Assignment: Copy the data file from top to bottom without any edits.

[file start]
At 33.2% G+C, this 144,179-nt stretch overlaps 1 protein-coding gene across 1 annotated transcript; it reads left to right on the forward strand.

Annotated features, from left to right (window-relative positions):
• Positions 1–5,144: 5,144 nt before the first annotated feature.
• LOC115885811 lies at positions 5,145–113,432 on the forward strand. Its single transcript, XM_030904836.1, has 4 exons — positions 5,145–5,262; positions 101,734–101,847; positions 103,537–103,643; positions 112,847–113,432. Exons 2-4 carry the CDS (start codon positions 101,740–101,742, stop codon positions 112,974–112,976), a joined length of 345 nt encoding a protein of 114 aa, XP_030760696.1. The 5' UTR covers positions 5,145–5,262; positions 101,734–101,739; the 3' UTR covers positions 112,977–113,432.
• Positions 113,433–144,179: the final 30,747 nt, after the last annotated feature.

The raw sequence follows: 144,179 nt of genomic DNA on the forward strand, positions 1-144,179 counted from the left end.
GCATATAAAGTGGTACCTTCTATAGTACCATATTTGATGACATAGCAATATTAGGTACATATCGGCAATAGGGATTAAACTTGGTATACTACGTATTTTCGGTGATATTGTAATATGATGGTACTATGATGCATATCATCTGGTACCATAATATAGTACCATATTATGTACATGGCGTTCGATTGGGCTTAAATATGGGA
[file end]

At 33.2% G+C, this 144,179-nt stretch overlaps 1 protein-coding gene across 1 annotated transcript; it reads left to right on the forward strand.

Annotated features, from left to right (window-relative positions):
• Positions 1–5,144: 5,144 nt before the first annotated feature.
• LOC115885811 lies at positions 5,145–113,432 on the forward strand. Its single transcript, XM_030904836.1, has 4 exons — positions 5,145–5,262; positions 101,734–101,847; positions 103,537–103,643; positions 112,847–113,432. Exons 2-4 carry the CDS (start codon positions 101,740–101,742, stop codon positions 112,974–112,976), a joined length of 345 nt encoding a protein of 114 aa, XP_030760696.1. The 5' UTR covers positions 5,145–5,262; positions 101,734–101,739; the 3' UTR covers positions 112,977–113,432.
• Positions 113,433–144,179: the final 30,747 nt, after the last annotated feature.

The raw sequence follows: 144,179 nt of genomic DNA on the forward strand, positions 1-144,179 counted from the left end.
GCATATAAAGTGGTACCTTCTATAGTACCATATTTGATGACATAGCAATATTAGGTACATATCGGCAATAGGGATTAAACTTGGTATACTACGTATTTTCGGTGATATTGTAATATGATGGTACTATGATGCATATCATCTGGTACCATAATATAGTACCATATTATGTACATGGCGTTCGATTGGGCTTAAATATGGGA